Whether you turn the tray at the end of a lesson, go from right to left or left to right, are AMS-trained, or AMI-trained - there are many foundational elements of Montessori philosophy we can all agree on. Don’t allow yourself to get caught up in the minutiae - remember the essentials. Below are 50 ways to keep the Montessori spirit alive in your classroom.
Do things with the child, not for them
Model the behavior you’d like to see
Use fewer words - guide with actions
Practice grace and courtesy with the adults and children in your classroom
Move precisely and with purpose
Follow the child’s interest to spark and maintain curiosity
Accept that every child moves at their own pace
Prepare the classroom so every child can be as independent as possible
Own up to your mistakes and apologize if necessary when you’ve made one
Respect the child
Coach the child in acknowledging and managing their emotions - this is a learned skill
Protect all forms of concentration once they begin
Remember it’s okay not to be perfect! It’s important to model this for your children
Be kind and firm - children need love and limits
Trust that the materials are self-correcting - any interference from an adult is potentially a missed opportunity for the child to conduct his own experimentation and learning
Evaluate if you are in constant need of being in control - and let go of it
Have a sense of humor!
Give effort-based praise
Trust in the absorbent mind and sensitive periods
Incorporate the outdoors and nature whenever possible
Encourage curiosity and exploration
Provide hands-on, concrete opportunities for learning
Practice Practical Life activities again and again and again!
Promote peer problem solving and don’t interfere unless absolutely necessary once it begins
Leave the working child unless they are hurting themselves, hurting someone else, or damaging a material
Keep an ordered environment
Associate movement and learning as much as possible
Give children the time necessary to complete a task
Observe the child - what are they interested in? Where do they need encouragement?
Allow yourself to be in awe of the natural instinct each child has to learn and grow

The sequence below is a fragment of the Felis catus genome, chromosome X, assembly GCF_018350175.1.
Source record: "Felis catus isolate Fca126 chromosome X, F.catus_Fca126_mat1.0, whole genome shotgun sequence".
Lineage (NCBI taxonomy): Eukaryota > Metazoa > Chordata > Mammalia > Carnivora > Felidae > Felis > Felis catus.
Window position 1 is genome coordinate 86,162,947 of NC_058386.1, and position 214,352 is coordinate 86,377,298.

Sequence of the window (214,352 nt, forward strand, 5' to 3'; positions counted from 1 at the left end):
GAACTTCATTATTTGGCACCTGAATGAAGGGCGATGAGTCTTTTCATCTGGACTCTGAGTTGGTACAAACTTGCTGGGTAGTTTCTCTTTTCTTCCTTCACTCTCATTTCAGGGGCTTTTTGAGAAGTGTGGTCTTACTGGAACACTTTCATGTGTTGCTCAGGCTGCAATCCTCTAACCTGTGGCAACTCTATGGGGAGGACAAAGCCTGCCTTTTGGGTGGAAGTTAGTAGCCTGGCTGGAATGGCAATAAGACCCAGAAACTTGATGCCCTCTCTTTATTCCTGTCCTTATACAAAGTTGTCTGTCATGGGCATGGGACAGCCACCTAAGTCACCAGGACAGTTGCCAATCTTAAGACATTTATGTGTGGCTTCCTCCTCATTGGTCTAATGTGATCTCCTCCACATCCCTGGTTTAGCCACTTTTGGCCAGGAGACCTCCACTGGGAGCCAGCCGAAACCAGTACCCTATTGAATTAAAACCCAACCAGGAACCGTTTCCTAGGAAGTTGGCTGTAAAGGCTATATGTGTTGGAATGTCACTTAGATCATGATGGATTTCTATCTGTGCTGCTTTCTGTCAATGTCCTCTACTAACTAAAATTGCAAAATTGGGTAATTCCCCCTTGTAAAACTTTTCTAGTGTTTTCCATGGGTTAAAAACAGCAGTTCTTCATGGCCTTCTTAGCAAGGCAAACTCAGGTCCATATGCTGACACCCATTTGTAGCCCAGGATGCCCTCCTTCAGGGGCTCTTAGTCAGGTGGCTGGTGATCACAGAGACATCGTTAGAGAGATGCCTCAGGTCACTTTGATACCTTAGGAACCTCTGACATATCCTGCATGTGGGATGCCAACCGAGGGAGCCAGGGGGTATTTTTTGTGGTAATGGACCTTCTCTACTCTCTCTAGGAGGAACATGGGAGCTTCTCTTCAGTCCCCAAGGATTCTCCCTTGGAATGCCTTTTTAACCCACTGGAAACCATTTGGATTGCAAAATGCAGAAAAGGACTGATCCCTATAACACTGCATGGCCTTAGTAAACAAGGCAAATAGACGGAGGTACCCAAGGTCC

Remark on exciting things in nature and allow yourself to be amazed when a child points something out to you
Model self control and mindfulness
Help the child take control of their learning by answering questions with questions - “What do you think the answer is?” so they are encouraged to trust their instinct or explore and experiment to find the answer
Be an active listener
Speak to the child on his level
Provide feeling words whenever possible
Prepare the room with child sized furnishings and all materials within their reach
Use proper terminology for body parts, bodily functions, names, etc.
Create an atmosphere where mistakes are acceptable and part of the learning process
Accept the child for who they are - it is our obligation to see the light in each child even when their behavior is challenging
Partner with parents as much as and whenever possible. The child is the one that benefits when we do so
Do not seek to change or affect or modify or improve any other human - observe and accept the one that exists and prepare the environment to stimulate their continued engagement
Pause long enough to recognize the difference between a child wandering and a child who is seeking a momentary break in between lessons
Accept false fatigue as a natural occurrence and stay calm
Be grateful in the gift you have been given to share in the lives of the children in your class
Create opportunities for children to be active participants in the care of their environment
Surround yourself with other people who seem to understand how to speak with children - the ones who see the magic. Talk to the teachers who stay.
Find companionship in expertise and expertise in time.
Above all - remember “Of all things - love is the most potent.” No child can learn before they know they are loved and safe in your presence.